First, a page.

• ISS Canary Wharf Squash Classic • 21st to 25th March 2011 • London •  






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TODAY at the Canary Wharf Classic
Wed 24th March, Quarter-Finals

[3] James Willstrop (Eng) bt [8] Daryl Selby (Eng)
       9/11, 11/9, 11/3, 11/8 (61m)
[1] Nick Matthew (Eng) bt [6] Thierry Lincou (Fra)
       11/8, 11/5, 11/5 (42m)
[2] Gregory Gaultier (Fra) bt [5] David Palmer (Aus)
        11/3, 6/11, 4/11, 11/7, 11/6 (81m)
[4] Peter Barker (Eng) bt [7] Alister Walker (Eng)
         11/6, 11/8, 11/4 (55m)



England team-mates James Willstrop and Nick Matthew will continue their fierce rivalry when they meet in the semi-finals of the ISS Canary Wharf Classic.

World No.2 Matthew looked ruthlessly efficient as he beat former world champion Thierry Lincou in straight games but Willstrop was given a difficult time by rising star Daryl Selby.

Before a sell-out crowd at Canary Wharf’s superb East Wintergarden venue tonight, Willstrop overcame rising Selby 9-11, 11-9, 11-3, 11-8 in 61 minutes of high-quality and often physical squash.

World No.12 Selby, from Essex, began solidly and was obviously high on confidence as he produced a succession of stunning winners to win the first game.

He led 7-5 in the second but Willstrop won four points in a row to put himself in a strong position. Selby drew level at 9-9 but mistakes cost him the game.

He struck the tin with a drop shot to give Willstrop game ball at 10-9 and was surprised by Willstrop’s bodyline serve on match ball. Selby shaped to receive serve on his backhand but was unable to react quickly and sent a weak forehand into the floor as Willstrop fired the ball towards the other side of his body.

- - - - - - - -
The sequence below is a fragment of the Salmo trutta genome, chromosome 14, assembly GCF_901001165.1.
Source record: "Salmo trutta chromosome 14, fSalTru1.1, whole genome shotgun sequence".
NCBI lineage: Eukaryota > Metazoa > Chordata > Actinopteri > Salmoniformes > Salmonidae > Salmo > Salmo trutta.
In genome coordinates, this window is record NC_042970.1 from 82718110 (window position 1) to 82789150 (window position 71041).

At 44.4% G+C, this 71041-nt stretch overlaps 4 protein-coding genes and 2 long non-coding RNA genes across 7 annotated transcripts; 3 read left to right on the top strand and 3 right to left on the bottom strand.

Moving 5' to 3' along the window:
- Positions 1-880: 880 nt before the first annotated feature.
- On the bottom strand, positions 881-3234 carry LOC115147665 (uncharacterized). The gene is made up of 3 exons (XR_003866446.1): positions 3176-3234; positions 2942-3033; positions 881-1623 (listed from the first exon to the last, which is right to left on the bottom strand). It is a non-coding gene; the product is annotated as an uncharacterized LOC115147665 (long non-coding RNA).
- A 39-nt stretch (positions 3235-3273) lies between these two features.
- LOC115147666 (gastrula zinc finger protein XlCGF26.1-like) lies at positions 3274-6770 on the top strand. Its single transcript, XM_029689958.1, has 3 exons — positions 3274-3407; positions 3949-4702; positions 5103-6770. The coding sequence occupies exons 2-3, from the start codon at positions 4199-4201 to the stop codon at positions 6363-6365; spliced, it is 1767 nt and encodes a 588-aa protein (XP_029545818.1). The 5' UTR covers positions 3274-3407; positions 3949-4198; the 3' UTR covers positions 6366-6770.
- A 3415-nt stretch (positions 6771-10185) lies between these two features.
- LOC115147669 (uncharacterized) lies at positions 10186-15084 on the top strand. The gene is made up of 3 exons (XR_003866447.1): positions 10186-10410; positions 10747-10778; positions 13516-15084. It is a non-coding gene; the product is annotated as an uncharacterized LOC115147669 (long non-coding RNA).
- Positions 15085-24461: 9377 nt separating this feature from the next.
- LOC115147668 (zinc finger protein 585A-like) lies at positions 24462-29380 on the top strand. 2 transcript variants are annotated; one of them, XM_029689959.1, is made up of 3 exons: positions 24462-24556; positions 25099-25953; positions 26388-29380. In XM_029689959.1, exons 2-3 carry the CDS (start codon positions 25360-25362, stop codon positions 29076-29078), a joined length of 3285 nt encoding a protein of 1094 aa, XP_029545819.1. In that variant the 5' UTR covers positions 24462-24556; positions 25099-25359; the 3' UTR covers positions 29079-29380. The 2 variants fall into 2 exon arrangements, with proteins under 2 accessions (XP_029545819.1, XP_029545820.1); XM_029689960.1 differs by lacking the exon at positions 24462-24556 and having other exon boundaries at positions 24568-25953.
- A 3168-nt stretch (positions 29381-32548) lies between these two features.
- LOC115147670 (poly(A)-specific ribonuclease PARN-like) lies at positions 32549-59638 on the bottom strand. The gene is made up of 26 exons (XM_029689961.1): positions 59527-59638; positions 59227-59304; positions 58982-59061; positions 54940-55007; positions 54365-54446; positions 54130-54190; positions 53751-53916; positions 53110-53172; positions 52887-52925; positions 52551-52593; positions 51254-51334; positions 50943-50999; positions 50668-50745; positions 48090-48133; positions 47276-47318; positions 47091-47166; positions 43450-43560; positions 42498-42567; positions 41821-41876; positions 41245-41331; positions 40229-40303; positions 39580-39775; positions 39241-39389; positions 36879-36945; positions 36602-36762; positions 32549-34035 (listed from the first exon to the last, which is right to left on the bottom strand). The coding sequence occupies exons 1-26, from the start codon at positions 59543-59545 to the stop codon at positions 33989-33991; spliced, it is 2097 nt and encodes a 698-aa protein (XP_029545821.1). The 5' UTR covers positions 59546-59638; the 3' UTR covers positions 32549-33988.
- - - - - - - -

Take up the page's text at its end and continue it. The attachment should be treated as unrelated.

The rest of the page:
Willstrop, the 26-year-old world No.4 from Leeds, led throughout the third game to win 11-3 but Selby resumed his attack in the fourth. He was unable to convert a 7-6 lead and Willstrop finished strongly to win 11-8.

Both players spent a lot of time on the floor following a succession of collisions and there were frequent arguments with referee Wendy Danzey.

Willstrop admitted that he was surprised by the challenge Selby mounted. He said: “He has been playing in Canada for three weeks and flew back after his final on Sunday night. Frankly I was amazed he got through the first round against Tarek Momen on Monday after a schedule like that. I know I couldn’t have done it.

“Daryl has worked hard to become a very good professional squash player and I am sure he is certainly good enough to get into the world top ten if he carries on playing like that.”

Matthew has beaten Willstrop in their three matches so far this year and looked in top form as he removed Lincou with a fast, high-pressure game.

But he warned: “Results in the early rounds don’t mean anything. James is playing very well at the moment and it seems like we are playing each other every week.

“We have played each other hundreds of times over the years and it’s bound to be another difficult match.”


French No.2 seed Gregory Gaultier reached the semi-finals with a battling victory over reigning champion David Palmer, the Orlando-based Australian.

Gaultier began superbly, winning the opening game for the loss of just three points, but he fell awkwardly on game ball and had to received treatment at courtside.